Offshore software development is often known for its cost-saving benefit. However, there are a lot of factors that can influence the overall budgeting and potentially cause SME and start-up owners to spend more. In this blog, we will analyze influencing factors to help them estimate a better budget.
The pain of recruiting and sustaining an in-house development team with limited funds is something SMEs and start-ups should try to avoid. That is why the location becomes crucial as company owners search for software development solutions for a cheaper price. However, SMEs and start-ups should take note that the price to hire a good team varies among countries. For example, a team in Asia could charge 25 to 40 dollars per working hour, while that of CEE fluctuates between 25 and 70 dollars. And so, outsourcing to a partner in Asia can be more reasonable as long as SME and start-up owners conduct a detailed research about the potential vendor.
When diving into the ever-growing world of offshore software development, SMEs and start-ups may feel overwhelmed by the number of companies, the different kinds of offers, and the different price tags. According to Sourceseek.com, clients can expect five types of vendors that they may come across during scouting. Below is a quick summary of what can be a fit for SMEs and start-ups:
- Employ a few hundred or more developers, very resourceful in testing and project development.
- Due to the size, they have a long learning curve for new platforms so clients need to be more patient.
- Suitable for SMEs and start-ups? Not really, unless the budget is big enough to sustain the partnership. This vendor type is most likely fitting to high-cost projects (over 300K US dollars/project).
- The most diverse group; company size ranges from 50 to 500 employees.
- “Body Shops” are risky: they may employ junior developers to take on projects and make a profit before the project fails. Their strategies often include low-budget bids with over-the-top promises.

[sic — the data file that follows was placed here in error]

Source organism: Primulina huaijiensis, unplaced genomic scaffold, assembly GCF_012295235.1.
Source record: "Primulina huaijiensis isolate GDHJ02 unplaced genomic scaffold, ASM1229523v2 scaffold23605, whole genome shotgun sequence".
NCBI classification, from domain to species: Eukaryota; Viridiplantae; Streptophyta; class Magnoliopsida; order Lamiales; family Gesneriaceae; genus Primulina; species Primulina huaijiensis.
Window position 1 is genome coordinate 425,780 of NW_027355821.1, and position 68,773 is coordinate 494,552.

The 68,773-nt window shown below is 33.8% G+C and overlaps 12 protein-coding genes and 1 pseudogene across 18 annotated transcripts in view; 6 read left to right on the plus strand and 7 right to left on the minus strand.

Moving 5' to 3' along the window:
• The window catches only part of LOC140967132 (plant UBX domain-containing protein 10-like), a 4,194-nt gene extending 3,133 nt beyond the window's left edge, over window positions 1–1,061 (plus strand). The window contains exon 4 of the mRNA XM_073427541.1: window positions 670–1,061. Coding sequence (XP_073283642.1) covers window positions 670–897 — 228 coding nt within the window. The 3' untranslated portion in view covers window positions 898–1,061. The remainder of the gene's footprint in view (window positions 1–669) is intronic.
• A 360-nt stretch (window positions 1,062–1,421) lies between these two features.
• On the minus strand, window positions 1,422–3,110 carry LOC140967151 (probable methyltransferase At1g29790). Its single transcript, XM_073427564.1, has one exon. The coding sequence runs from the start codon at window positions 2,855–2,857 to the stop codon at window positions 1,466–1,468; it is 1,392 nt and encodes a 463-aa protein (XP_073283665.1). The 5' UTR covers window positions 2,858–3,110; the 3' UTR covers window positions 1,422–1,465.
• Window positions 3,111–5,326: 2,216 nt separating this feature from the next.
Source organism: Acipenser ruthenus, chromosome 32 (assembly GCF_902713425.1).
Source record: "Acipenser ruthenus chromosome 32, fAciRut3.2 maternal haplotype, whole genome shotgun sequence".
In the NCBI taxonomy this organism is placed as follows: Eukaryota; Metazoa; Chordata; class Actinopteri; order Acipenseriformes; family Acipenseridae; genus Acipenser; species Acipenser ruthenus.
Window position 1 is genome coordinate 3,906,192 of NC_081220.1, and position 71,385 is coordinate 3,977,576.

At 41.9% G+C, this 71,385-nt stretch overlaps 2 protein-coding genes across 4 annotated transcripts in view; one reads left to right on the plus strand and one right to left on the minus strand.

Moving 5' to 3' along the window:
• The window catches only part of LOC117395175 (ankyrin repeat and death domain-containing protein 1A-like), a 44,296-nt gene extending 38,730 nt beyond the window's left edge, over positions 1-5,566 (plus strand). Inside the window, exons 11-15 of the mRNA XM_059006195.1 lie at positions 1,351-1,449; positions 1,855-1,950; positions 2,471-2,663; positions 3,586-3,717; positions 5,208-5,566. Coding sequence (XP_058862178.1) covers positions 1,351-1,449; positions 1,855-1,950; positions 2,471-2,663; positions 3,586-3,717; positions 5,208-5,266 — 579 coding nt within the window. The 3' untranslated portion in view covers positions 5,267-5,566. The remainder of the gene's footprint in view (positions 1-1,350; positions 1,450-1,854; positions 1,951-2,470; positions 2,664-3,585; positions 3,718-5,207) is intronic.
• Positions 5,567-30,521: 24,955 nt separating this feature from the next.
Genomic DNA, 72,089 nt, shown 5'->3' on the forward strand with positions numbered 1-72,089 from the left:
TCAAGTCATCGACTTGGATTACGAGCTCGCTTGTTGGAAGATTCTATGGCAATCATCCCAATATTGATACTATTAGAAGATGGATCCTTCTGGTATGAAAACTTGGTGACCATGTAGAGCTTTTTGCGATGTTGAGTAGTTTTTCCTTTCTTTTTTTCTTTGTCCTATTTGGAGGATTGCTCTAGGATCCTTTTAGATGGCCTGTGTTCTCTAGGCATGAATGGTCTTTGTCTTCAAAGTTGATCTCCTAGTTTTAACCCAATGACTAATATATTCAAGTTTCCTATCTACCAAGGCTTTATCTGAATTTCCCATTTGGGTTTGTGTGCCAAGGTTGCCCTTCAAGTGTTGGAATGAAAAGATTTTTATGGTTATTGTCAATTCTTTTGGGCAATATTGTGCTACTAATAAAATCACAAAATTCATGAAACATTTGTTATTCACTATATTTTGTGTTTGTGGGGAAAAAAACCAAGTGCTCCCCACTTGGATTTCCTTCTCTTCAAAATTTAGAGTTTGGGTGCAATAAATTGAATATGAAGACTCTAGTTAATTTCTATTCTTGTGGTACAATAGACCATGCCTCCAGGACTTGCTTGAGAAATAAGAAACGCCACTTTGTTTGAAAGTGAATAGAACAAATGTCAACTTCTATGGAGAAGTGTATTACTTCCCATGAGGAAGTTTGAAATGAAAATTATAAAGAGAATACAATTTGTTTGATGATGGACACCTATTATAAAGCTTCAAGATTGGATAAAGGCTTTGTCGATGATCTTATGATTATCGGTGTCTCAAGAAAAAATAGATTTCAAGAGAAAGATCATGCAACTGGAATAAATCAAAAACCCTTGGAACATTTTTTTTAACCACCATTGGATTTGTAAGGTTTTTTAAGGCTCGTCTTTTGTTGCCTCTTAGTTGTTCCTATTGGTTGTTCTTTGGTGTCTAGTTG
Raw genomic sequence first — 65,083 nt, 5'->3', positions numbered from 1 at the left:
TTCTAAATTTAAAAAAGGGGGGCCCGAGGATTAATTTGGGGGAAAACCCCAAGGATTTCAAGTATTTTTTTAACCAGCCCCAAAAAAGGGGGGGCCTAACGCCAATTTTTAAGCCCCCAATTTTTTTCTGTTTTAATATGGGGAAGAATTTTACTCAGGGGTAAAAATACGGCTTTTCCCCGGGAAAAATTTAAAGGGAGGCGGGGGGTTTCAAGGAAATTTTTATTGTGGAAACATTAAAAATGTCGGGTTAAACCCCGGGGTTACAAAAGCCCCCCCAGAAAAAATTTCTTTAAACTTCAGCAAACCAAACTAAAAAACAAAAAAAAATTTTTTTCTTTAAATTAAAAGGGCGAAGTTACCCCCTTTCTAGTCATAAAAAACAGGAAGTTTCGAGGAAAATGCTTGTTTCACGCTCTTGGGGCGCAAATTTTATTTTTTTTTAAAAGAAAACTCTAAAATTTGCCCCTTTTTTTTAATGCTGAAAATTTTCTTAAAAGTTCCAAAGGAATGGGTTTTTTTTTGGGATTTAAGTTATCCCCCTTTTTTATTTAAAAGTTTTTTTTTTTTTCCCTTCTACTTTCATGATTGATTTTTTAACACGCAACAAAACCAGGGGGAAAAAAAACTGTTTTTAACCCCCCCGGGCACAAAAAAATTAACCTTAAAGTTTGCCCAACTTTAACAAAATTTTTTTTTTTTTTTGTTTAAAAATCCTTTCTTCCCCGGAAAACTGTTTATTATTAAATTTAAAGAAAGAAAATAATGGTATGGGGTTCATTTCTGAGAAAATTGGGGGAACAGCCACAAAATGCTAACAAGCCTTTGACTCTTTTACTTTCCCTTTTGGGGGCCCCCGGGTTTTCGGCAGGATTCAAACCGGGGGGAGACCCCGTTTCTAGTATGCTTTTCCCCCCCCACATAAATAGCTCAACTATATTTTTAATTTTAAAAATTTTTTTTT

- Suitable for SMEs and start-ups? Yes, on the condition that SME and start-up owners must conduct extra research to exclude bad “body shops”. They can also look for ODC (Offshore Development Center) since this type allows them to handpick the team.
- Usually run by US/Europe ownership or management.
- The operation is stable and they produce quality work. Therefore they can be selective and their rate is at the higher end of the offshore standard (up to 70% of the domestic market)
- Suitable for SMEs and start-ups? Yes. This type of vendor is highly recommended for SMEs and start-ups.
- Staffed with less than 50 employees.
- Another group with diversity, ranging from just-started companies to fast-growing ones.
- Suitable for SMEs and start-ups? Yes, as long as SME and start-up owners invest extra time to research. This vendor type tends to be less expensive than the boutique firms yet they can produce solid work.
The complexity of a project greatly influences the money spent. Is it a web or mobile application? Is the app customized from scratch or it is an existing app that needs fixing? The price varies. Plus, one application is never the same as another. The product requirements determine many factors that impact the final quote, such as: